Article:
Interview: Beth Orton talks ahead of Birmingham Institute show

When musicians talk about getting back to their roots, it’s usually an excuse to pull out a battered old acoustic to create some bare bones music.

Interview: Beth Orton talks ahead of Birmingham Institute show

Beth Orton will appear at Birmingham's O2 Institute on Wednesday

In Beth Orton’s case, going back to her roots meant something very different. 

Having relocated to California a couple of years ago, Beth began experimenting with a series of electronic loops that would eventually come together as her career-redefining new album; a record inspired both by the wide-open nature of Los Angeles and the spirit of Beth’s earliest recordings.

The final product, Kidsticks, repositions Beth’s unmistakable voice inside 10 pure, audacious, playful and kinetic songs. 

A resolutely focused album, it represents a rare chance to hear an established artist get plugged in and completely re-work the song-writing process with wide-eyed, open-minded glee. 

“We started out just doing it for fun,” says Beth. “I was just in LA and we just went into my friend’s back garden in the shed and he had a tiny little keyboard and I started playing. We came out after 10 days with 20 to 24 little four-bar loops. I started to write to those. I started to write whenever I had a moment, after a while I was aware there was something that I really loved. That was the genesis of it.” 

Kidsticks was co-produced by Beth and Andrew Hung. It was recorded with various musician friends of Beth’s in California, including George Lewis Jr from Twin Shadow on electric guitars, Grizzly Bear’s Chris Taylor on backing vocals and bass guitar and Dustin O’Halloran from A Winged Victory for the Sullen who provided piano and string arrangements. Vocals were recorded by Alain Johannes (Queens of the Stone Age/Mark Lanagan Band) and mixed by David Wrench (Caribou/Hot Chip). 

She’s taking the record on the road with a UK tour that reaches Birmingham’s Institute on Wednesday. “You never can tell how things are going to turn out when you’re on the road,” she says. “It depends. Sometimes it’s wonderful. It can be all shades of everything. It’s so dependent on each night. On the whole I really love playing live and it’s an experience.”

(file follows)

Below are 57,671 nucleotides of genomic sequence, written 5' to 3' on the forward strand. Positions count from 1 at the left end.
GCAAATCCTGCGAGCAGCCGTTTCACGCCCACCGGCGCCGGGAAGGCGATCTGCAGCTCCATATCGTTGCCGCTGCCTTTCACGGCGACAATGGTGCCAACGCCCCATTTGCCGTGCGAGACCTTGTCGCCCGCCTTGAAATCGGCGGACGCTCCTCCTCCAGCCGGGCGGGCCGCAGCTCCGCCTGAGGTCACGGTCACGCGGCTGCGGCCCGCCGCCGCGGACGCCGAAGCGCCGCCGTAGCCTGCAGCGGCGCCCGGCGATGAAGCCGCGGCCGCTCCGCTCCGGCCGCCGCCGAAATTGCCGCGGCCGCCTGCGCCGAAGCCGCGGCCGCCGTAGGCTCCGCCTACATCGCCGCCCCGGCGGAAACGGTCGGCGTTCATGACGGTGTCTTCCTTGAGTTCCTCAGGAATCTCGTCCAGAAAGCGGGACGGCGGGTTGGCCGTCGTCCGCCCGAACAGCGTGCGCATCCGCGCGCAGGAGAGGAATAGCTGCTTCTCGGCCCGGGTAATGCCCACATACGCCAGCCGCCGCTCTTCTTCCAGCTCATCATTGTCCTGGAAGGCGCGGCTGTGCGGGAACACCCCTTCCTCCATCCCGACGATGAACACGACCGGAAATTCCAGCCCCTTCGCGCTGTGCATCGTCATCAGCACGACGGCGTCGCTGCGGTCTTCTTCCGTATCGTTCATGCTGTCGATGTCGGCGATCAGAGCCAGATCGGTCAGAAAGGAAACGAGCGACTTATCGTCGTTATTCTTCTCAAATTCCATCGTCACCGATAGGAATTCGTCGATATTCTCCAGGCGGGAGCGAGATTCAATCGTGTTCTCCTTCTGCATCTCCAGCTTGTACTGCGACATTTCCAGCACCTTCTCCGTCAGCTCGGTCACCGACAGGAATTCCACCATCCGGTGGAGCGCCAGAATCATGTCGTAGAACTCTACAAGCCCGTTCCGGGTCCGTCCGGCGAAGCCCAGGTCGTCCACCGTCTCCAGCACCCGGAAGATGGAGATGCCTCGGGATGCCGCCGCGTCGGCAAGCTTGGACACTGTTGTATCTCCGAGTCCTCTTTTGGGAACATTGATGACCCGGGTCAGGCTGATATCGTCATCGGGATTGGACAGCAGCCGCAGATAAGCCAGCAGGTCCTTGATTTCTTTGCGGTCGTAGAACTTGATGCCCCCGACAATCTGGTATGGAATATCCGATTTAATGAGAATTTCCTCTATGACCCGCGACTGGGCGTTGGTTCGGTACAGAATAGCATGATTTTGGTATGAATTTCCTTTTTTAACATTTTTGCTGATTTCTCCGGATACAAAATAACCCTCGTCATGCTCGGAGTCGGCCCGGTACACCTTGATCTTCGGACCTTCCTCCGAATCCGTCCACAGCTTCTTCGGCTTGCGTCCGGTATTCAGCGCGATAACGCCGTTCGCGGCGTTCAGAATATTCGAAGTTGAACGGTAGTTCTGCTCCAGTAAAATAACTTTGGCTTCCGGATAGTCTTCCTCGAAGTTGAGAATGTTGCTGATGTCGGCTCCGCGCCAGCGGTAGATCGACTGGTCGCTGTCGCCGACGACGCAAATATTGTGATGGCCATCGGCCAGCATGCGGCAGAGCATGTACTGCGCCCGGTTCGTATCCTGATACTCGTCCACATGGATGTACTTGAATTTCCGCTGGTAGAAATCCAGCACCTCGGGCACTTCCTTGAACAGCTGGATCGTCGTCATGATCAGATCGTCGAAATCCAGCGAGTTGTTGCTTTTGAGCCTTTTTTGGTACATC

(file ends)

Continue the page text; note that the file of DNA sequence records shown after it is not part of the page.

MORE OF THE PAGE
Beth Orton has been one of the most unique and beguiling voices in music for the past two decades. Her debut LP – Trailer Park – pioneered a synthesis of electronic and acoustic songs to huge acclaim. The follow up – Central Reservation – brought international success and a BRIT Award for best British female. 

Further albums like the Jim O’Rourke-produced Comfort of Strangers and 2012’s Sugaring Season deepened the breadth of her craft. 

“I had no idea Trailer Park would be successful,” she adds. “It was very strange. Suddenly I was meeting my heroes and singing with Terry Callier. It was glorious, it was better than my wildest dreams in lots of ways. For me to come out of nowhere, well, I had no idea people would be so into me.” 

She was part of the Heavenly Records and Sunday Social club, who, during Britpop, were the coolest cats in town. “We had our own little circus.

“It was a sweeter version of other things. I remember the BRITs but I didn’t notice when they said my name, even though I’d won it. I just went up and got the award and got really drunk. I’ve still got it, but I’ve no idea where it is.”

She says: “Having kids changed things. I’m very kid-centric. I don’t go out and do stuff a lot. I think that fuels the work. I just have my priorities – it’s kids and the music.”


By Andy Richardson

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